A study revealed that people expressed more concern for a realistic character when they displayed depression, anxiety or self-doubt

Interactivity allows players to be more than passive observers. They can decide how their avatar dresses, influence what they say, make choices for them, and even give them presents. As a result, player-avatar relationships end up looking a lot like a fully social relationship.

Reports have shown that players can feel empowered by a skilled and charismatic avatar, admire the virtues of a non-playable character, feel gratitude towards an ally, and show respect for an honorable enemy. But they can also feel responsible for the safety of a character the game has left under their protection, or become infatuated with another and try to develop a relationship with them.

Each type of relationship may influence the game experience in a different way. For example, those who feel responsible for their avatar's well-being tend to experience more positive feelings related to understanding the character. They are also more likely to help them achieve their objectives, as well as think about the personal implications of the story.

Interestingly, while players don't seem to perceive their virtual protégés as defenseless, they are nevertheless more likely to protect a character who doesn't seem to be doing very well. A study revealed, for example, that people expressed more concern for a realistic character when they displayed traits like depression, anxiety or self-doubt.

Avatars can increase the feeling of being transported to another world, and satisfy the need to feel connected to others

The capacity to develop romantic feelings for a fictional character, on the other hand, is something different types of media have learned to benefit from. But while it's true that many story-driven games include strong romantic plots, no genre has mastered this technique as well as visual novels.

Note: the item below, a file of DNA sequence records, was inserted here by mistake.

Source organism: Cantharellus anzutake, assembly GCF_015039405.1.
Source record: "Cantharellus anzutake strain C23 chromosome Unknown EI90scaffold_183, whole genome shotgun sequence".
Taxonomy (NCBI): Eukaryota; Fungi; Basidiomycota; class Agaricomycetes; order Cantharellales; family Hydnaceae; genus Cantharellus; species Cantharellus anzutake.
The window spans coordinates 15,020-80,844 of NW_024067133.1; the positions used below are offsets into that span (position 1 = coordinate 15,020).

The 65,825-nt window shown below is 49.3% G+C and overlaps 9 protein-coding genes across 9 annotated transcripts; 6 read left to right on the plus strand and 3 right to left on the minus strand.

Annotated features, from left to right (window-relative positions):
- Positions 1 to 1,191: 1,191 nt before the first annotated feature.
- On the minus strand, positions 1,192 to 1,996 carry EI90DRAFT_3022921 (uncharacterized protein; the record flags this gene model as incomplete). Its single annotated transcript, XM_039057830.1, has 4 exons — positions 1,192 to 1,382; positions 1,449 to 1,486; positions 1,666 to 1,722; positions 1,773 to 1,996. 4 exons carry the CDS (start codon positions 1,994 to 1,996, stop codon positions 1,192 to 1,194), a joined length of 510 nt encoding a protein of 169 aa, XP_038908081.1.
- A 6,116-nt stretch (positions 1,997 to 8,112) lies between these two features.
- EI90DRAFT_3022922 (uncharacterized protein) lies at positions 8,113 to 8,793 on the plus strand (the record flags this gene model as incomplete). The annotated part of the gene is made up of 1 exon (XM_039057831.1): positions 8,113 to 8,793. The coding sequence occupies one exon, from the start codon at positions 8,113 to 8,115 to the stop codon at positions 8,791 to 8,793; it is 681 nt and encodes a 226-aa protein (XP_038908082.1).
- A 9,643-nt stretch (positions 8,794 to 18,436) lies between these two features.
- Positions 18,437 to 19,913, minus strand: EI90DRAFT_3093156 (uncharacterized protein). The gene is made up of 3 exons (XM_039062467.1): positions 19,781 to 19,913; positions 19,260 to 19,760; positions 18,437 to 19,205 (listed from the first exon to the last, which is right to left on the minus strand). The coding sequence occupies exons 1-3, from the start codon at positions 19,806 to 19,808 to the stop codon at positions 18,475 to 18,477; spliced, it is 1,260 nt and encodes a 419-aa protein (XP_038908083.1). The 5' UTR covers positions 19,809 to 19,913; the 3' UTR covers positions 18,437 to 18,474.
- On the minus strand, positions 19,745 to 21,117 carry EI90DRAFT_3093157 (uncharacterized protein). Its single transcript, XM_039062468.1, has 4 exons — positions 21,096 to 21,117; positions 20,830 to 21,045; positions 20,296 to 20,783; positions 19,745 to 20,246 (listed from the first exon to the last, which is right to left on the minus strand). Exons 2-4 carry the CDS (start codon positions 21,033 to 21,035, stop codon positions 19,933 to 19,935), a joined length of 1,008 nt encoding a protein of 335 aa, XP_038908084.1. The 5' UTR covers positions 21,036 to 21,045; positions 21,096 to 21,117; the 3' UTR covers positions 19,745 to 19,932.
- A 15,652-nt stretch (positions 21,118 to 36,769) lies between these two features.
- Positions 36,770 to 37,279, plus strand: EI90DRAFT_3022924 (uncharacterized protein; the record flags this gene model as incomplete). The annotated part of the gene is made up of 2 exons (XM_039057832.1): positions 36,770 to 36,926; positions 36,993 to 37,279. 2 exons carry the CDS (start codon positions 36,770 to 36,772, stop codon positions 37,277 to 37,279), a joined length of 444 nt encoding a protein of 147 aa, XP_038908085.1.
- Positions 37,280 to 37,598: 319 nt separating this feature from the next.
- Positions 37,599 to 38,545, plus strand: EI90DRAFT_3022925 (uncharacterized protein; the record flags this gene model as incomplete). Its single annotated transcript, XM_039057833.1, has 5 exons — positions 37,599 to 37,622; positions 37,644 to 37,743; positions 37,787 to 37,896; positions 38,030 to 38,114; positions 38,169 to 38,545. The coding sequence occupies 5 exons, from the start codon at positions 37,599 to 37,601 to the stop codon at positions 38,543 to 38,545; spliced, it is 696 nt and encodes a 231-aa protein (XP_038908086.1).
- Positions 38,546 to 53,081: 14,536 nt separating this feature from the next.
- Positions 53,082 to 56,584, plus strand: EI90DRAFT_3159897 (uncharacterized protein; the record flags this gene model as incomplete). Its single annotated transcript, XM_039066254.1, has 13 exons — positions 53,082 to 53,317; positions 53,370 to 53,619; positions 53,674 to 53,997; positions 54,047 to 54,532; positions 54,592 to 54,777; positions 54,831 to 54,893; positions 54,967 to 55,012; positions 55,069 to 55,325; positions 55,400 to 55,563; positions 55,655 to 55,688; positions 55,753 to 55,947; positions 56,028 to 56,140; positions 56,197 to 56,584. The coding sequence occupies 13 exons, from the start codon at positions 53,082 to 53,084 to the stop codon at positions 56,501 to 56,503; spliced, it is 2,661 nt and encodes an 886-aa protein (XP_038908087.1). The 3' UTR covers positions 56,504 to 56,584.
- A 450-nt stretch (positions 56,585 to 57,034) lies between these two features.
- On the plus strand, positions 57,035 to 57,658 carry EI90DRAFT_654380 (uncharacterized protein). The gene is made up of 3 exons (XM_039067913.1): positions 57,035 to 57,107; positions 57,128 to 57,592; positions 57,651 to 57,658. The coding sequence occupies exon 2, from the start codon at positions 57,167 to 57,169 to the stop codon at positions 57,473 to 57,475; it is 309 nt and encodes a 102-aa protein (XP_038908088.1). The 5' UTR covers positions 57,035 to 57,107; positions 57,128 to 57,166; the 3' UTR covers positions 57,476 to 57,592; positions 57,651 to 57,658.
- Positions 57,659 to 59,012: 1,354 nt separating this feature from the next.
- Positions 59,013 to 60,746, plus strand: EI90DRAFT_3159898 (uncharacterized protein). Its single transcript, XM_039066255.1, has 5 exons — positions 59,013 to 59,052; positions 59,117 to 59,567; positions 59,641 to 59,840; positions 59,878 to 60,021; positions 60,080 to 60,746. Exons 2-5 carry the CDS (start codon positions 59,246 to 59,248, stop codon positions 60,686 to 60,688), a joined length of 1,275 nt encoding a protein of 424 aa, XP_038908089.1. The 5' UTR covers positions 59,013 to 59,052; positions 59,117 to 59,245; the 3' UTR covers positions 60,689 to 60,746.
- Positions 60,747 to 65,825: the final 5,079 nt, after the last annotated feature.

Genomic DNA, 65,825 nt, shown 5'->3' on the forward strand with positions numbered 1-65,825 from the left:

Romantic games, like dating simulators, use a first-person perspective and hide most of their avatar's features, making it easier for the player to see themselves as the protagonist. But even when characterization is limited to voiceover and on-screen dialogue, the relationship between avatar and player shouldn't be ignored.

Avatars are, in a way, the middle-man in the relationship between the player and non-playable characters, making them an essential component of dating simulators. A study found, for example, that people tended to have a stronger connection with their in-game crush when they experienced more empathy towards their own avatars and felt motivated to help them achieve their goals.

Conclusion

Avatars can be the key to offering more intense and satisfying game experiences. They can increase the feeling of being transported to another world, provide an enhanced sense of agency, and satisfy the need to feel connected to others. In the process they make games more fun and engaging, and players more loyal. But in order to take advantage of them, understanding the relationship between players and the characters they control becomes essential.

Hugo Aranzaes is a game psychologist who has written scientific articles about games and animation for different websites. He has a strong interest in game UX research and the psychology of storytelling. He is also a huge fan of Studio Ghibli, Batman and The Legend of Zelda. He can be found on Twitter at @hugoaranzaes.